Study Guide

Babo in Benito Cereno

By Herman Melville

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Don't Call Him a Sidekick

Captain Delano sees Babo as the perfect servant. Babo anticipates Benito Cereno's every need to an almost ridiculous extent. When Cereno falls "heavily against his supporter," he even speaks for him: "His mind wanders. He was thinking of the plague that followed the gales […]" (46.37).

But hey, someone who acts as his master's mouthpiece probably has a fair bit of power. We never really quite know how many of Babo's shipboard actions are responses to Cereno's wants and needs and how many are orders to Cereno masked in ultra-servile, how-may-I-please-you-sir-type comments.

Every Move You Make, I'm Watching You

Babo could be the narrator for "Every Breath You Take" by The Police. Keeping tabs on Cereno is basically the only way Babo can pull off the greatest charade of all time. While the perfect servant is seemingly vigilant, this quality also comes in handy for a clever man who is trying to gain his freedom.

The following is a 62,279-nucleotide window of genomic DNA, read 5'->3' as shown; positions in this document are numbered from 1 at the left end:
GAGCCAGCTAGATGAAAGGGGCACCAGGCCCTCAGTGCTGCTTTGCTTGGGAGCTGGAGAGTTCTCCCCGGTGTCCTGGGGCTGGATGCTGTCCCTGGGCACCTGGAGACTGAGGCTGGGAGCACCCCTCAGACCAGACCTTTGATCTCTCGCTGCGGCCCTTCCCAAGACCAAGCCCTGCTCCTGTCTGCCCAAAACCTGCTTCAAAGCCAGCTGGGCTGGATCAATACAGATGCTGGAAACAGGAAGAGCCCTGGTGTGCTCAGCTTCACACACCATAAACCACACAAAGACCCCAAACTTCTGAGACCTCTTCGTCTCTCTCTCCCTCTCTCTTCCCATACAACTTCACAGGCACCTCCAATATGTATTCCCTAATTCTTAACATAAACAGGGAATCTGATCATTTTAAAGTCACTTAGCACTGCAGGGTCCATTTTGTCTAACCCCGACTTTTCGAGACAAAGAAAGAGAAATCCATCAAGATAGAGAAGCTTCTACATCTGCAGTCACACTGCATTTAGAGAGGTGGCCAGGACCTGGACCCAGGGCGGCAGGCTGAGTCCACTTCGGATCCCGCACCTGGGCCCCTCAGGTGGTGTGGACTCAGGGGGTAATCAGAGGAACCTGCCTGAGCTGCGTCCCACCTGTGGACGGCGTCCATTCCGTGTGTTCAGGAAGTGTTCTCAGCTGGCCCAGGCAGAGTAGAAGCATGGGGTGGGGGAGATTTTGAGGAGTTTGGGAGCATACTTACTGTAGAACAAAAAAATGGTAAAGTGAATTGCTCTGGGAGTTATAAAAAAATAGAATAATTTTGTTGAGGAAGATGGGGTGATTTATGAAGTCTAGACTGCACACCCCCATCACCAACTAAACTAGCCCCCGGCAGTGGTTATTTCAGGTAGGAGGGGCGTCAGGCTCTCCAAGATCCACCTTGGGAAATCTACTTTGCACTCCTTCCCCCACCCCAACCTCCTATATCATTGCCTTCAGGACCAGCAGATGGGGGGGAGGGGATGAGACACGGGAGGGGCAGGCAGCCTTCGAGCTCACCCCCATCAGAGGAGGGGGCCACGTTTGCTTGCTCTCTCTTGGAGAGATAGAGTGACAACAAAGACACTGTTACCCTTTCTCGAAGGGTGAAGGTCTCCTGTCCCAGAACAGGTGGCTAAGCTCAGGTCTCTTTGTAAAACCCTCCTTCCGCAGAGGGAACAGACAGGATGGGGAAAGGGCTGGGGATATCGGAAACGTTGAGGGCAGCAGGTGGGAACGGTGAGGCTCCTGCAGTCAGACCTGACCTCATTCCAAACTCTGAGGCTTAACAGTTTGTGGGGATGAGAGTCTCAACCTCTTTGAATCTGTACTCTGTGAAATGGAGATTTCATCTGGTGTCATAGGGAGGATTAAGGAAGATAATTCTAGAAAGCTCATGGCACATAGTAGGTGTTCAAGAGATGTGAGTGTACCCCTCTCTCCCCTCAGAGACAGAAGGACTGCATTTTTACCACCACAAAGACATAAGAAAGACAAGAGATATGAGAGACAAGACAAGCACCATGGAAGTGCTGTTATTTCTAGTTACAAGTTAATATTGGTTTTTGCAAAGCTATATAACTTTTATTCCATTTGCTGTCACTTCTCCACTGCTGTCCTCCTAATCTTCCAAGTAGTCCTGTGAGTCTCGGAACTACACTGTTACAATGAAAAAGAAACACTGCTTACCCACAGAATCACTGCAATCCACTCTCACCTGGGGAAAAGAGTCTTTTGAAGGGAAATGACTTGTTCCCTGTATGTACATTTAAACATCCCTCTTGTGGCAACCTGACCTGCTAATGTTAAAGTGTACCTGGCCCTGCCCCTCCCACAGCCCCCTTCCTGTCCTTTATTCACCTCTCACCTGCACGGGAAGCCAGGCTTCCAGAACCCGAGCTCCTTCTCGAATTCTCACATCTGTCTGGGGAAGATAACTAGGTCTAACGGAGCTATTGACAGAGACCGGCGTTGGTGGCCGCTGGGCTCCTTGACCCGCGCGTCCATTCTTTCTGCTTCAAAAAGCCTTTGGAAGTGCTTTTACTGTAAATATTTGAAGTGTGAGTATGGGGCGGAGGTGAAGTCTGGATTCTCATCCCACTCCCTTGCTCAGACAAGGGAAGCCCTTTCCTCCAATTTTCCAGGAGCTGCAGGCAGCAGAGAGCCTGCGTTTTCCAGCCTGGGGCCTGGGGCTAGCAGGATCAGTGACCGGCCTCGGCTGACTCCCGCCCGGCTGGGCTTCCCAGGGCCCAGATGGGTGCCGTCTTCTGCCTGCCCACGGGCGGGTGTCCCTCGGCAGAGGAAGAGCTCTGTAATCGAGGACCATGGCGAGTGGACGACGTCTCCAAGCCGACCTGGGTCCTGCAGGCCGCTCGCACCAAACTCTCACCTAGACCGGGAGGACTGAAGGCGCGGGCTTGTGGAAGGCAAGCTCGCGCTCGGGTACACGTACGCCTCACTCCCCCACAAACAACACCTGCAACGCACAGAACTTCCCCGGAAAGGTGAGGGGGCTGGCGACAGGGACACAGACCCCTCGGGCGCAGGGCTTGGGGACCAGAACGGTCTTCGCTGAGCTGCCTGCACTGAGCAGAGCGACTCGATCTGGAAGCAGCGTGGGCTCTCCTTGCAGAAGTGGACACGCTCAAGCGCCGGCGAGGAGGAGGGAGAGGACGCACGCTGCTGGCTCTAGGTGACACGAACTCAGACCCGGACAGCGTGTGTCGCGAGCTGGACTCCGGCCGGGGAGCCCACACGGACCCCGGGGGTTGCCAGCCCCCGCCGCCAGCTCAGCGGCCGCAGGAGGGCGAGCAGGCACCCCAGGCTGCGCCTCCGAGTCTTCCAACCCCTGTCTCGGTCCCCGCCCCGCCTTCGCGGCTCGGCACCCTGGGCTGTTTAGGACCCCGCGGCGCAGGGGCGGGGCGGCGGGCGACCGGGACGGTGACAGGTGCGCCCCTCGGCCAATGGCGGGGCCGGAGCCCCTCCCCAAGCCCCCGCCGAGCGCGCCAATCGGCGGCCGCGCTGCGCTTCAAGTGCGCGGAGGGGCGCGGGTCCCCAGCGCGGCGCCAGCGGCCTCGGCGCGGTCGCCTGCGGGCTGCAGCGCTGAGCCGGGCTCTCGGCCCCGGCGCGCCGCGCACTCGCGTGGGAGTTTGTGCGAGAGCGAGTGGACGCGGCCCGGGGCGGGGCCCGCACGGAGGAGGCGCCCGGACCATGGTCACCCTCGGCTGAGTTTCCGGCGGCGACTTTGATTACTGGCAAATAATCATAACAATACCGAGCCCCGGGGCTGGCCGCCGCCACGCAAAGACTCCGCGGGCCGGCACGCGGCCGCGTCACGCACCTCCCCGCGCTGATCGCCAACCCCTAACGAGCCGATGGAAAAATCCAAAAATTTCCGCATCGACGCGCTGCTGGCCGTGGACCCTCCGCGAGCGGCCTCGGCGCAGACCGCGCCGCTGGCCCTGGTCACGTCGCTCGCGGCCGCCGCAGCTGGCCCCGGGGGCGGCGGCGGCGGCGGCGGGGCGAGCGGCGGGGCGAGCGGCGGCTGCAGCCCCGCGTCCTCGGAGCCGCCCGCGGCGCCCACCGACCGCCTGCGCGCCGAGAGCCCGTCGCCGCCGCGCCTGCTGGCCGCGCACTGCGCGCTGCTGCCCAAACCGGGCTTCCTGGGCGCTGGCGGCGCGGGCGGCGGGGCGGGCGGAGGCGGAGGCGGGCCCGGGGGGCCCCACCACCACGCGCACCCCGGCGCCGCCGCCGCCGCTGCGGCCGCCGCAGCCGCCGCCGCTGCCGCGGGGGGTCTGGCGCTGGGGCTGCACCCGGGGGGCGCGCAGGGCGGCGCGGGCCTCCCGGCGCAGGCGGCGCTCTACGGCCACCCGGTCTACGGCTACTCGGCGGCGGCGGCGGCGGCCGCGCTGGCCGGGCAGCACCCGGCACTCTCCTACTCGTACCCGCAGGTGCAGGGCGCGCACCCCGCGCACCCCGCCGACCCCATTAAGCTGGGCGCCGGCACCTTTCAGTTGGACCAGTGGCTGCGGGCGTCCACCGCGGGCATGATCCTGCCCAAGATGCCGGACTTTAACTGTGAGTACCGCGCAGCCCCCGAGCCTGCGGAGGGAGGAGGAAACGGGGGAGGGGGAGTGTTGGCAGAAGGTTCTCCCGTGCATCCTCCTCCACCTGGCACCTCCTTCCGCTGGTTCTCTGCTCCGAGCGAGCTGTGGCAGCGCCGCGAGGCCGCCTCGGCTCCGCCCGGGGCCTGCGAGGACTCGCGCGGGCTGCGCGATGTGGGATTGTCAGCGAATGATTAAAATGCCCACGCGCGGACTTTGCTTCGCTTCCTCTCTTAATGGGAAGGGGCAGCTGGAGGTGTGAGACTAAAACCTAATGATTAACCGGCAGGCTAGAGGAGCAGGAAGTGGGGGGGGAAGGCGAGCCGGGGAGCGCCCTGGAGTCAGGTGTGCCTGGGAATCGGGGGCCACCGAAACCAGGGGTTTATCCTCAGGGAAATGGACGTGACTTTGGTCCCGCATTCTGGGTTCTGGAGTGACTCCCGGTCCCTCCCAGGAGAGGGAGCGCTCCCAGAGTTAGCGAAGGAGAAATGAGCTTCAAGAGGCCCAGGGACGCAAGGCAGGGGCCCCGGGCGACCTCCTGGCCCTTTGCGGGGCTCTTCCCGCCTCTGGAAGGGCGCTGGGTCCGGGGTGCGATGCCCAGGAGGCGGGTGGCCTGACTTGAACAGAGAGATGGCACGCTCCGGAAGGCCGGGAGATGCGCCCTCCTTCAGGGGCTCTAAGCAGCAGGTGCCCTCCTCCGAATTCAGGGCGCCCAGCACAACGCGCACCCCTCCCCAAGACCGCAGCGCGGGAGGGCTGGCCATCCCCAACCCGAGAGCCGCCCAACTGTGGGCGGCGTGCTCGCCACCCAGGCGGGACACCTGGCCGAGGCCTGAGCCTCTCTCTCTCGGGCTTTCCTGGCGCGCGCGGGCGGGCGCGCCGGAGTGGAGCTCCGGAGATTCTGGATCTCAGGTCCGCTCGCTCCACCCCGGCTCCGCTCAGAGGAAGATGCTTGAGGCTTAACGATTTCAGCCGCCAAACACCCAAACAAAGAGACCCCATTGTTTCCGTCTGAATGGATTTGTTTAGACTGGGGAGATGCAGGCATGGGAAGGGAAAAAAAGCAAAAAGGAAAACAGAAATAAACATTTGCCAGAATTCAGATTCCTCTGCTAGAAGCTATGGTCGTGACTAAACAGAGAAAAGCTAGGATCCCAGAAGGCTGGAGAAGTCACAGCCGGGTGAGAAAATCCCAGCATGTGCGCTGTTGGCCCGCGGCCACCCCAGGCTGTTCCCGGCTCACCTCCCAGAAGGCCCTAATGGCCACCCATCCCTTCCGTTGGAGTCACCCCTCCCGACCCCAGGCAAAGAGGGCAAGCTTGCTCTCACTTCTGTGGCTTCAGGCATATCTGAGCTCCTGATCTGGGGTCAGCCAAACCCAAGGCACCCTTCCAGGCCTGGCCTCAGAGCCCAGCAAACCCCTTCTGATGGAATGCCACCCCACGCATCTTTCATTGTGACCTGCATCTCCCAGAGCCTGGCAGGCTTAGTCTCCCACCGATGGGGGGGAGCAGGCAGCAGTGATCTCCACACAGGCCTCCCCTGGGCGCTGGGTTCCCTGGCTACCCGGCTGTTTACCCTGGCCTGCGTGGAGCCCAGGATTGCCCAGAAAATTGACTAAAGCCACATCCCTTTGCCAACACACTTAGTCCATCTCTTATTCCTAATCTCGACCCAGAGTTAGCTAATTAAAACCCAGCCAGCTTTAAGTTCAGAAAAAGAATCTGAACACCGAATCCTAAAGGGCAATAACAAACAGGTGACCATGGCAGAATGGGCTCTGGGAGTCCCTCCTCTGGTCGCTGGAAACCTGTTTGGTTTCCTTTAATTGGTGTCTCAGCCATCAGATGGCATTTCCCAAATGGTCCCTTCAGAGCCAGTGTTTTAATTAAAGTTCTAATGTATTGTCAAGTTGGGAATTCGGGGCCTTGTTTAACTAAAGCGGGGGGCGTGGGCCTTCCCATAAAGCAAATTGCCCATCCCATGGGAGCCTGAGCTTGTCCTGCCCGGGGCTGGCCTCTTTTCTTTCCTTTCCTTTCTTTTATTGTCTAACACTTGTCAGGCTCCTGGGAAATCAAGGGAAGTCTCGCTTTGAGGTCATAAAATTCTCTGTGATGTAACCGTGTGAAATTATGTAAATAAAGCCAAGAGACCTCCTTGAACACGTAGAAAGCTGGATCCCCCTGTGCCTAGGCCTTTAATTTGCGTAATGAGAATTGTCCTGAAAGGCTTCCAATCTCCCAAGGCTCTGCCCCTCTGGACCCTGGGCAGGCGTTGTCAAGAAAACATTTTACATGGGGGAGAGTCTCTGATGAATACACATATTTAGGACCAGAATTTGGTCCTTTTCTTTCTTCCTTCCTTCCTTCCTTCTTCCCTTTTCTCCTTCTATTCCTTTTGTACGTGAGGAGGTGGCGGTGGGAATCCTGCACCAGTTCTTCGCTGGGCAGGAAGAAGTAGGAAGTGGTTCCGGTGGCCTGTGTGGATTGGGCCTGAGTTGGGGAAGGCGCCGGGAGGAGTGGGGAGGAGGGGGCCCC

Let's not forget Babo's greatest technical skill. He knows exactly how to wield a knife in a way that's extremely effective, yet convinces Delano that his motives are perfectly innocent. When he gives Cereno an incredibly threatening shave, he accidentally-on-purpose nicks him with the blade and says, innocently, "See, master—you shook so—here's Babo's first blood" (75.225).

Unfortunately, Babo loses the upper hand when Cereno jumps ship. Pretending it's time for Cereno's daily shave while subtly menacing him? Brilliant. Jumping into Delano's boat in a last-ditch effort to salvage his plan? A little desperate, but a good last-minute try.

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